Analysis of “Create” Garden City display boards

The City of Richmond suggests reading its Ideas Fair display boards before signing in to Let’s Talk Richmond or registering. (One could also read the guide we provided here.)

The display boards are useful overall but vary widely in quality.

Context Display Board: It’s basically okay, but it’s odd to describe the Garden City Lands as a finger. (Is a finger almost square?)

Also, the lands are home to some of Richmond’s greatest legacies from the past. We can steward the wonderful legacies from the past to us, and there’s an element of creating in that, but we’e straying into quicksand if we suppose the lands to be “our legacy to create.”

Heritage Display Board for the Ideas Fair for "Create" Garden CityHeritage Display Board: Even as history, this would include the citizens’ successful fight to keep the Garden City Lands for ALR values. As heritage, it would best include natural legacies. It appears that the heritage hunters with rifles are ready to shoot down the origami bird symbol at top left. If it will clear the way for heritage legacies to thrive, that’s okay.

Environment Display Board: In the only available study, the peat depth of the lands (except in fill areas) ranges from 60 cm to 140 cm; the display board is therefore incorrect. Also, the point about 30 cm in 500 years is confusing and led to incorrect information in a Vancouver Sun story.

The sphagnum aspect, which is crucial, is missing. In addition, the expression “poorly drained” connotes a problem, but in fact the area retained as sphagnum bog would typically be better off with less drainage. (Actually, though, the key is to retain sufficient precipitation to enable water-table levels that are precisely controlled to be optimal for sphagnum moss generation.

Health and Wellness Display Board: Outstanding! Well-chosen accurate info in a work of art.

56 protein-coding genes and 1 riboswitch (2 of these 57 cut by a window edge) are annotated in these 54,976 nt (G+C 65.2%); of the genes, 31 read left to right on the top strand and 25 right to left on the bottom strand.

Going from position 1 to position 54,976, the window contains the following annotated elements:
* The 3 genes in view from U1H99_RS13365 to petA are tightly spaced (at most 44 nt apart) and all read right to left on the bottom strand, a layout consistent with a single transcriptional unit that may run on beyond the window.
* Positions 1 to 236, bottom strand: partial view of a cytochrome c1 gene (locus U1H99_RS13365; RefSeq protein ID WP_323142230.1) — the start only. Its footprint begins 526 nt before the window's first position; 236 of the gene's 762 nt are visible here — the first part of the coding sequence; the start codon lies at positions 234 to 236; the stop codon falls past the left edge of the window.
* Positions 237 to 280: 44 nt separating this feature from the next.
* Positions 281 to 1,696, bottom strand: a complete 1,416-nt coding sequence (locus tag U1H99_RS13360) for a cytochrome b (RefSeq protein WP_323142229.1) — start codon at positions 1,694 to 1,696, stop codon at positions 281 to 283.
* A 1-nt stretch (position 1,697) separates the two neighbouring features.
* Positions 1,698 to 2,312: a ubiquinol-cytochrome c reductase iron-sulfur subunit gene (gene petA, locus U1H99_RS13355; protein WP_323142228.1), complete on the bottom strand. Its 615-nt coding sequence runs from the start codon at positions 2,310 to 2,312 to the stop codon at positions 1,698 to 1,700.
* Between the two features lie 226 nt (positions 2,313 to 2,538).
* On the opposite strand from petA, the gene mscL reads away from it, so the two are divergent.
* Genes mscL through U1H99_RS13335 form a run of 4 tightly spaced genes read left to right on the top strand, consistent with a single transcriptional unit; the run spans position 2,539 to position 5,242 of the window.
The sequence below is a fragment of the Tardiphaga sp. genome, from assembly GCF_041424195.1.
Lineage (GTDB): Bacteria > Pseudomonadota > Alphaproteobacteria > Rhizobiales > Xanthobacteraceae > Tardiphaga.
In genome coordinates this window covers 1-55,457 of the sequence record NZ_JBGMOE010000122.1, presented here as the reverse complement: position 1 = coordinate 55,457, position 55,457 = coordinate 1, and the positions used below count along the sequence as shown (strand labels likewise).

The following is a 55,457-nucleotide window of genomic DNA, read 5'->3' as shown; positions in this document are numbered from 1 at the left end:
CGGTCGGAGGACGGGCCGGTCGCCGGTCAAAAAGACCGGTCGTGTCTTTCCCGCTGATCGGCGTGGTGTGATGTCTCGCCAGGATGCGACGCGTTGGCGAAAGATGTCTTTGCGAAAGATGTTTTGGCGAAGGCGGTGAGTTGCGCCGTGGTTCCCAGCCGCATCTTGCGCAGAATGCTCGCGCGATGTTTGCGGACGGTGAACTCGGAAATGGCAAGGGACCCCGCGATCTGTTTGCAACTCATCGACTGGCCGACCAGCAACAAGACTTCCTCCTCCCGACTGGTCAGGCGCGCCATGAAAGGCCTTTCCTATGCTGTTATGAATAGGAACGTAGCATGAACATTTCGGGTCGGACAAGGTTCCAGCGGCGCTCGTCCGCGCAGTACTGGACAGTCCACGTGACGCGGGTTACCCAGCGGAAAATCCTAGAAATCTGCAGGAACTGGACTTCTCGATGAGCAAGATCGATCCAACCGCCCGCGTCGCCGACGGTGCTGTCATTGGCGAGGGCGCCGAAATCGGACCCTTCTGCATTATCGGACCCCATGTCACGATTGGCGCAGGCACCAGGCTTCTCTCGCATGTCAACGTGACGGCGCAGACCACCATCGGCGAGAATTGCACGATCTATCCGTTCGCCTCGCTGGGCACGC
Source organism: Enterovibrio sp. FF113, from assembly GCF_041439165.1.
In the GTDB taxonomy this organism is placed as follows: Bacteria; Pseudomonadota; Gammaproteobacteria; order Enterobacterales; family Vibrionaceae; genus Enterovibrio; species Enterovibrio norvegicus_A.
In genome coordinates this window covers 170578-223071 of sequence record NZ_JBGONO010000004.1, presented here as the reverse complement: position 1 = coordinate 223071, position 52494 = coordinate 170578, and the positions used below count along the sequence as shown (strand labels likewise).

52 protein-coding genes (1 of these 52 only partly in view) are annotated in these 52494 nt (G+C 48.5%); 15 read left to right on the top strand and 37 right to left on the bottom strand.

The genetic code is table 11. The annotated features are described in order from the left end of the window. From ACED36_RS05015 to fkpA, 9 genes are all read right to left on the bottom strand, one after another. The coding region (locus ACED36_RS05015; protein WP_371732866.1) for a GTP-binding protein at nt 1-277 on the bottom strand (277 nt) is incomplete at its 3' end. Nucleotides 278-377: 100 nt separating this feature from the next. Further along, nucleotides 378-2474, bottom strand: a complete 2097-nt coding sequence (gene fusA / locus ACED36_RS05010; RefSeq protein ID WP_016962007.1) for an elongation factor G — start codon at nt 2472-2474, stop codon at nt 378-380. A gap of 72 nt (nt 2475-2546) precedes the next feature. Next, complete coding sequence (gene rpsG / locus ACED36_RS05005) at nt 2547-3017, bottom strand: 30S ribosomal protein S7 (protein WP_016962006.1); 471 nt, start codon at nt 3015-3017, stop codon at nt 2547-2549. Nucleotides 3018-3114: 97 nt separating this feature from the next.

Placemaking hazard“Placemaking” Display Board: The “placemaking” content is troubling. Conserve nature’s art! We don’t need “land art” to connect us to the views if we retain and enhance the continuous natural viewscapes we’re struggling to protect. Adjusting the focus that way while improving all-weather access will make the lands a great place for artists, and having artists in action around the lands will naturally fill out a kind of placemaking.

As a former Occupational Health and Safety Committee chair, I shudder at the photo of hazardous “land art,” with a little girl balancing on angular blocks of wood that would be easy to trip on. Her baby doll has fallen from her hand—headfirst over the edge to her left.

As art, though, the photo is powerful.

Agricultural Land Reserve Display Board: The “What’s permitted in the ALR?” list is concisely accurate. (Excellent.) Most of the photos are okay, but the golf course ones are misleading, since they show a use that can no longer apply to the Garden City Lands.

Missing display board: The aspect that has been missed is infrastructure for getting around on the lands. Since the Agricultural Lands Commission has described the lands as a single farming unit, the infrastructure could logically feature farm roads that can also serve as all-weather trails. By nature, they would have a diking effect, so they would also serve as dikes that help (not hinder) the hydrology-informed water management.

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